- Instead of hops, beer may also be flavored with many other ingredients including fruit (apples, cherries, apricots, peaches, etc.), grains of paradise, herbs and spices (ginger, cinnamon, chili, etc.), chocolate, coffee, licorice, thistle, heather, orange peel, elderberry, and even seaweed. Honey and maple syrup are also used to sweeten some beers. However, hops is the most common flavoring.
- Added sugar has its own role to play in the taste of beer (that is, sugar that has not arisen from the grain itself). The addition of sugar can change the beer flavor; for example, Belgian beers can have a rum like flavor due to the addition of candy sugar while Australian lagers can taste like the cane sugar that is added to them, thinning the beer texture.
Familiarize yourself with the styles of beer. There are four main categories of beer, namely ales/porters/stouts (top fermentation), lagers (bottom fermentation), wheat beer (top fermentation), and wild fermentation/lambic. The variety or style of beer impacts the taste and this may be where your dislike of beer has arisen if you have only tried very commercial, bland varieties. Beer taste is considered to be measurable on a spectrum of three: 1. Malty beer (sweet); 2. Hoppy beer (bitter); and 3. Dark beer (heavily roasted malt), to pale and heavy (more alcoholic), to light (session). Bitterness (from the hops and tannins) should never reach acridity; if it does, it’s a beer very few people would like regardless of their love of beer! In the four main types of beer, you will find these flavor generalizations apply:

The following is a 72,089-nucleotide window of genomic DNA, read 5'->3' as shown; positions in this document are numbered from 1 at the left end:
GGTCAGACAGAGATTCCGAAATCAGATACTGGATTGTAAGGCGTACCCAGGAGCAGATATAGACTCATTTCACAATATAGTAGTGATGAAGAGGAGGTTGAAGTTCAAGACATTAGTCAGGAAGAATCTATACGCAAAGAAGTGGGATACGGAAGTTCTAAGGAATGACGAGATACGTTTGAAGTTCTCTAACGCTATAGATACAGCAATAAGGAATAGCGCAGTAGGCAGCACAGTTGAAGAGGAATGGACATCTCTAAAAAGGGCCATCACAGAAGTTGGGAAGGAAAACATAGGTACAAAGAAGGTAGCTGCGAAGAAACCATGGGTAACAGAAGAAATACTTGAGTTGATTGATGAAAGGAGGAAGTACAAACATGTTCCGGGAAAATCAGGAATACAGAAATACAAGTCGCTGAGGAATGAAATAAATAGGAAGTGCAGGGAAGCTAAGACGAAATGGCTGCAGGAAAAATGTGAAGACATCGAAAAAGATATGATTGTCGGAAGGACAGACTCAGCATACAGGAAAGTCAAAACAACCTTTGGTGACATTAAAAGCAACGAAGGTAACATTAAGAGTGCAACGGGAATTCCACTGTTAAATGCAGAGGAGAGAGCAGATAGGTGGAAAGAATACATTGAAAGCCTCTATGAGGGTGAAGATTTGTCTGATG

Ales, porters and stouts (English style): These beers tend to have fruitier flavors, such as strawberry, orange, or dessert apple flavors, and sometimes a butterscotch flavor. The butterscotch flavor tends to be most evident in ales from northern England and from Scotland. Coffee and chocolatey flavors can be detected in some of these beers.
Lagers (German style): These beers tend to have an aroma of new-mown hay. Other detectable flavors in lagers can be fresh bread, cookies, caramel, etc. A truly clean lager will taste of nothing more than malted grains and hops (with all the varying flavor overtones of both the malt and the hops). They should be crisp.
Wheat beers: These beers tend to have varying flavors dependent on the source of yeast. For example, yeast from South German beers can have such flavors as banana, bubblegum, and clove. Wheat beers should be tart and refreshing to taste.